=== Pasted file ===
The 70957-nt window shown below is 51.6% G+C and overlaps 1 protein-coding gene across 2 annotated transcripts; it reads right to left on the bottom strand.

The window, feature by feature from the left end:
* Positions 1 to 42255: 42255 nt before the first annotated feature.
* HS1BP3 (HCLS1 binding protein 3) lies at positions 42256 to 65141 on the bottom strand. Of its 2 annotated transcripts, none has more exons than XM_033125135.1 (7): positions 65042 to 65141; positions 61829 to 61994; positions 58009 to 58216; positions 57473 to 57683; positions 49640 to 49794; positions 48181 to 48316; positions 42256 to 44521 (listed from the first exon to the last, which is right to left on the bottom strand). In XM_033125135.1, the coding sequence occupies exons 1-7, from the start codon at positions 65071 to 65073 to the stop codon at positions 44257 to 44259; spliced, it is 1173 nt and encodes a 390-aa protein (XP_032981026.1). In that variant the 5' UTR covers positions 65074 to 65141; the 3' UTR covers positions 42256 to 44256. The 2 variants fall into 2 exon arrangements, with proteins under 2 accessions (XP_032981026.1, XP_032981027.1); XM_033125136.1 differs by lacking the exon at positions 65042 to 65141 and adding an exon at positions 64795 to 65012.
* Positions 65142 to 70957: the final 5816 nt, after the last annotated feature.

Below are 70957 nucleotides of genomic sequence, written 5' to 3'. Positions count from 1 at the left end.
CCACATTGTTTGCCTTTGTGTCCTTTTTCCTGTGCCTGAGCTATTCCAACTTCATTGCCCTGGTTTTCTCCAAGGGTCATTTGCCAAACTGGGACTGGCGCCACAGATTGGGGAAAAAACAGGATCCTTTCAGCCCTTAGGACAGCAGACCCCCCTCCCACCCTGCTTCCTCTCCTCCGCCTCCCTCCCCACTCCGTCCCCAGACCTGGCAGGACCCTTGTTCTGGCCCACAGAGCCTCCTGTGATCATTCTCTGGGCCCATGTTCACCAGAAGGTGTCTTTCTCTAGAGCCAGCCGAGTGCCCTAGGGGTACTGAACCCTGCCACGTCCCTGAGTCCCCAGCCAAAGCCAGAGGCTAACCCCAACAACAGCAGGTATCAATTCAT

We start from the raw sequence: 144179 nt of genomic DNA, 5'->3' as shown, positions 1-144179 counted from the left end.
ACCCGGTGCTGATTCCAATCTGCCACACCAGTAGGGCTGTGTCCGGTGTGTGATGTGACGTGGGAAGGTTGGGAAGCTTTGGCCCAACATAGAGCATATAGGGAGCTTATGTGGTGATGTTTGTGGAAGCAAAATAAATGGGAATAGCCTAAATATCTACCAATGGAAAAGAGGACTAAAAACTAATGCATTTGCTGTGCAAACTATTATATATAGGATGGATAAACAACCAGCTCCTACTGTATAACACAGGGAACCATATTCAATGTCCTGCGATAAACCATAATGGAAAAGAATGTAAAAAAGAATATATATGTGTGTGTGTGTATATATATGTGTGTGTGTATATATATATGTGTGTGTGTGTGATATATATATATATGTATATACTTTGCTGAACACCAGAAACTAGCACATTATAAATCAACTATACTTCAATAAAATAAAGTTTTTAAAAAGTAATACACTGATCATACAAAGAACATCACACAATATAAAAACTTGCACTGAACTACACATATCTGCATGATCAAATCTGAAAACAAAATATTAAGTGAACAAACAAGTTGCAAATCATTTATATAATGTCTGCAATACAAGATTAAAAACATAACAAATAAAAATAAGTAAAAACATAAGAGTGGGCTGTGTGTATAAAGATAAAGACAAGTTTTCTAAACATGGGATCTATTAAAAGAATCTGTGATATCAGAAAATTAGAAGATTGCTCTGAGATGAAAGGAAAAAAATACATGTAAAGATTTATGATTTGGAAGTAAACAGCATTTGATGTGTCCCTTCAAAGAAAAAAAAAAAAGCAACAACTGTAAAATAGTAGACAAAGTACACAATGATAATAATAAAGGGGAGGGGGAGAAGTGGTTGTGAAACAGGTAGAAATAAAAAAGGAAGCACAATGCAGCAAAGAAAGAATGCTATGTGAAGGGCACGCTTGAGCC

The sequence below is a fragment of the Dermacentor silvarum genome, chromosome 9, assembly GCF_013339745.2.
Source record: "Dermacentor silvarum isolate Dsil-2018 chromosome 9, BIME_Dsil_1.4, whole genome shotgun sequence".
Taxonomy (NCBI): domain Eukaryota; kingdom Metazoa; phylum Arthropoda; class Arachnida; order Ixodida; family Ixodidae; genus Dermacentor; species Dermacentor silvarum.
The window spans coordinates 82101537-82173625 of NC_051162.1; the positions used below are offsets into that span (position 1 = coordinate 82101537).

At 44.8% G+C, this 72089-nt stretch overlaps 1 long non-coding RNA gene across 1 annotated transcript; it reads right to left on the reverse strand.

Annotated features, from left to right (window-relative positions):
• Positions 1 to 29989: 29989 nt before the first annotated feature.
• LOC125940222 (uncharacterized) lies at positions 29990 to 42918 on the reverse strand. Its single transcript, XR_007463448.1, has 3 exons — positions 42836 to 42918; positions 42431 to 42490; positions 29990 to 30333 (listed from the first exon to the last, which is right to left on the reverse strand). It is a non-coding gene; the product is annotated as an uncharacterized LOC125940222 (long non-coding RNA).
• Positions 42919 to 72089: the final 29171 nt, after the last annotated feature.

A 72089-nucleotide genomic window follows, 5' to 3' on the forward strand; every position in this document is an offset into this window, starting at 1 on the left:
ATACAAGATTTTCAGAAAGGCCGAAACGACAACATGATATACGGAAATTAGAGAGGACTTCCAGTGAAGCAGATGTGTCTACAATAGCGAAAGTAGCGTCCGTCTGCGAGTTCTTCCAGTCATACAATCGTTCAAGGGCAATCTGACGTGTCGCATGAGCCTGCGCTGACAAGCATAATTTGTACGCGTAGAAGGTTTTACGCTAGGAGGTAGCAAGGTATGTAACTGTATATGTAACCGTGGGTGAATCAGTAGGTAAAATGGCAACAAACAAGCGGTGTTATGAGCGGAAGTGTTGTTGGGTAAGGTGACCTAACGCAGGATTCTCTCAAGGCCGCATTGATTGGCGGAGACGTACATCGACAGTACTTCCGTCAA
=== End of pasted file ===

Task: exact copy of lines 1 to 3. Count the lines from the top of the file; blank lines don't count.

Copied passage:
The 70957-nt window shown below is 51.6% G+C and overlaps 1 protein-coding gene across 2 annotated transcripts; it reads right to left on the bottom strand.

The window, feature by feature from the left end:
* Positions 1 to 42255: 42255 nt before the first annotated feature.